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Real-time magnetic resonance imaging guidance improves the yield of endomyocardial biopsy
© Rogers et al. 2016
- Published: 27 January 2016
- Late Gadolinium Enhancement
- Diagnostic Yield
- Endomyocardial Biopsy
- Late Gadolinium Enhancement Imaging
- Fluorescent Microsphere
In current practice, the diagnostic yield of endomyocardial biopsy is low because the procedure is performed ‘blind' using X-ray fluoroscopy guidance and because many pathologies affect the myocardium in a patchy distribution. We hypothesized that biopsy performed under direct realtime MRI guidance would have superior diagnostic yield, in an animal model of focal myocardium pathology.
An active visualization MR conditional bioptome was designed and built for transcatheter endomyocardial biopsy (MRI Interventions, Irvine, CA). A porcine model of focal myocardial pathology that enhances with late gadolinium enhancement imaging and that contained fluorescent tags that are easily identifiable under ultraviolet light was created. Under X-ray fluoroscopy, selective coronary artery catheterization was performed and 3 mL of fluorescent microspheres (NuFlow Hydrocoat, 15μm diameter, 5 million spheres/mL) was infused, followed by 2 mL of 100% ethanol to create a focal lesion. Animals were survived for min 7 days, after which each animal underwent both MRI and X-ray guided biopsy. Specimens were analysed using a Leica MZFIII dissecting microscope under transmitted or ultraviolet light with a 400-480 nm band pass filter.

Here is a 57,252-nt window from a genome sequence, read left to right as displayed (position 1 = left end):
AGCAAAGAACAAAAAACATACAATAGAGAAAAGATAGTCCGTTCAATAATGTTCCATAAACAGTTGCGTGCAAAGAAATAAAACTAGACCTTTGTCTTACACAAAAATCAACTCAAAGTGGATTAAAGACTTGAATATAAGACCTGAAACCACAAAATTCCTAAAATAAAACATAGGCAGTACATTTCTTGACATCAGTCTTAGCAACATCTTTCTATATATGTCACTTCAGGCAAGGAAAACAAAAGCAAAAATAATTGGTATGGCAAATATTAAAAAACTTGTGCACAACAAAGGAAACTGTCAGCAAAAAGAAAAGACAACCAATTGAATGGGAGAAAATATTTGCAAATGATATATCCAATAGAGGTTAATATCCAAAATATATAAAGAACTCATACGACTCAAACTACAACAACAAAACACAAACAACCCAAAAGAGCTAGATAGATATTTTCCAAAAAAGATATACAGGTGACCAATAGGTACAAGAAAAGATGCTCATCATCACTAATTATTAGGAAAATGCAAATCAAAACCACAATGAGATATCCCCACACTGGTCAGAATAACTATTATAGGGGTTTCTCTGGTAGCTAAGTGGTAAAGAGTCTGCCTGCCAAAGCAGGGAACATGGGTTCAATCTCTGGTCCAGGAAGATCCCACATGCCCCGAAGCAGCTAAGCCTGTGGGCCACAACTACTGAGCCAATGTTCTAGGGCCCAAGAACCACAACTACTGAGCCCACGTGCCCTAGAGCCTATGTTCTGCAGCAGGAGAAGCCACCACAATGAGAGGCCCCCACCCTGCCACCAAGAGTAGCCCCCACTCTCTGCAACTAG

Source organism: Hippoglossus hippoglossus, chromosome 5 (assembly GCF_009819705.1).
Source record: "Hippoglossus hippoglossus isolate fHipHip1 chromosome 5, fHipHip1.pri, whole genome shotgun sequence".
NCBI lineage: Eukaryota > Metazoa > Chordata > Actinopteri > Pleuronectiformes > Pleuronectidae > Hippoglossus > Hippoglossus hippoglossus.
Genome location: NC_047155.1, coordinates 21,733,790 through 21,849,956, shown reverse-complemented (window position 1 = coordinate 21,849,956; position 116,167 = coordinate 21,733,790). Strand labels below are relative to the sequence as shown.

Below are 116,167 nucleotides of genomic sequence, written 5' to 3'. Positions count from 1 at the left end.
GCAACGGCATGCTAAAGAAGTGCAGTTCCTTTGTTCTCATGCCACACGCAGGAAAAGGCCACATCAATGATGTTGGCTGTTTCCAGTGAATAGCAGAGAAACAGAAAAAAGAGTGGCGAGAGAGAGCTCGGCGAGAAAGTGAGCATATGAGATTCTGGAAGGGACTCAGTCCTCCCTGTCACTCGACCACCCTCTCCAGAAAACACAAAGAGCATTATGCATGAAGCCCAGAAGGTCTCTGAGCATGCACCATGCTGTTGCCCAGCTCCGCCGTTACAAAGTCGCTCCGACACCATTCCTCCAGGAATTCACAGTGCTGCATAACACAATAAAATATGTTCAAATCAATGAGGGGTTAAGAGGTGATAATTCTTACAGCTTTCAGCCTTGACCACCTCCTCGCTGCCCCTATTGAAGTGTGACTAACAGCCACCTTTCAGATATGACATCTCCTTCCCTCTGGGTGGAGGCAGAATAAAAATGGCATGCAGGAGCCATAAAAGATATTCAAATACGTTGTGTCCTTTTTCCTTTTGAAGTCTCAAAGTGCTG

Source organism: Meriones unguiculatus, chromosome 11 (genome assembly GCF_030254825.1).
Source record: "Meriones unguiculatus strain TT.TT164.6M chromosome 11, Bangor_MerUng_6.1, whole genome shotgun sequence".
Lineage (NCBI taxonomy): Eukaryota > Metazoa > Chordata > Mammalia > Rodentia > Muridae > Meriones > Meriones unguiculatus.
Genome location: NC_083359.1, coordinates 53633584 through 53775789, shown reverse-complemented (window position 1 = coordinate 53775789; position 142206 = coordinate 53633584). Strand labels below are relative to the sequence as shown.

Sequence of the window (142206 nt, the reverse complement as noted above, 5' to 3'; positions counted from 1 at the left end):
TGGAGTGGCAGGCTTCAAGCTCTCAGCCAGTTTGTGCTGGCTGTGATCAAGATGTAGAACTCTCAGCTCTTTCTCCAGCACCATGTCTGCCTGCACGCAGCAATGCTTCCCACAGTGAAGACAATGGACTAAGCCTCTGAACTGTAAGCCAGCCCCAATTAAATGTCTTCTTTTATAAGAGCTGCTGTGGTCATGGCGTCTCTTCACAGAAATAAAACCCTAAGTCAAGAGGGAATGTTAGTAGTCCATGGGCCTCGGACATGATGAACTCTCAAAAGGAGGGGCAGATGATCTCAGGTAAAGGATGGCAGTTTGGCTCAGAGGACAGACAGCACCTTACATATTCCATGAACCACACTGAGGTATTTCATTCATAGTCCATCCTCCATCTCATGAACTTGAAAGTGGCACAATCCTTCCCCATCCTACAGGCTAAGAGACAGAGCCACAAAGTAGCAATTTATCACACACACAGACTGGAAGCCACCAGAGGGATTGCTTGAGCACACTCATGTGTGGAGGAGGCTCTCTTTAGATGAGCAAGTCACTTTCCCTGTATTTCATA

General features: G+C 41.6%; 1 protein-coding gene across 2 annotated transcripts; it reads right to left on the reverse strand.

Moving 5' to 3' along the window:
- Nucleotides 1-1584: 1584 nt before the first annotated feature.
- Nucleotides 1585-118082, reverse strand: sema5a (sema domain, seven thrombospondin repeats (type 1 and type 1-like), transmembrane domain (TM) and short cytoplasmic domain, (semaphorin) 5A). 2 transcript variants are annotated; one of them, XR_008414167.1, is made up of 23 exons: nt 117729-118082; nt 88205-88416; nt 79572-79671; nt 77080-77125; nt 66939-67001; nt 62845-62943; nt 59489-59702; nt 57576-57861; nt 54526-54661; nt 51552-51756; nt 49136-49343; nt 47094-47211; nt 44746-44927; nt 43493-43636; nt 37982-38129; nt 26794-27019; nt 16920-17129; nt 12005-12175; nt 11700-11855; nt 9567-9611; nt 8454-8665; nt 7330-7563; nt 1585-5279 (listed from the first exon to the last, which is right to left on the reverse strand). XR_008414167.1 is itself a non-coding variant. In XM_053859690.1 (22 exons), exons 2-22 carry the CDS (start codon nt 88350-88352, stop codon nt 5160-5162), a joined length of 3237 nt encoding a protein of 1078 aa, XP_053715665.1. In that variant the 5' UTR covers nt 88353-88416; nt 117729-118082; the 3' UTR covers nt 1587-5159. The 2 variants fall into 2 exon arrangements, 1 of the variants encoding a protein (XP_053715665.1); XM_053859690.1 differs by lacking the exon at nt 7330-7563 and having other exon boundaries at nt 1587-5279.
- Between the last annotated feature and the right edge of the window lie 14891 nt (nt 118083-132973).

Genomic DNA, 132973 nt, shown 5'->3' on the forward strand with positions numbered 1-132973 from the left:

Endomyocardial biopsy under direct real-time MRI guidance using an active visualization MRI-conditional bioptome is feasible. Using this bioptome we demonstrate targeted biopsy of focal myocardial pathology. Compared with X-ray fluoroscopy guided endomyocardial biopsy, MRI guidance substantially improves the diagnostic yield in an animal model of focal myocardial pathology.
This article is published under license to BioMed Central Ltd. This is an Open Access article distributed under the terms of the Creative Commons Attribution License (http://creativecommons.org/licenses/by/4.0), which permits unrestricted use, distribution, and reproduction in any medium, provided the original work is properly cited. The Creative Commons Public Domain Dedication waiver (http://creativecommons.org/publicdomain/zero/1.0/) applies to the data made available in this article, unless otherwise stated.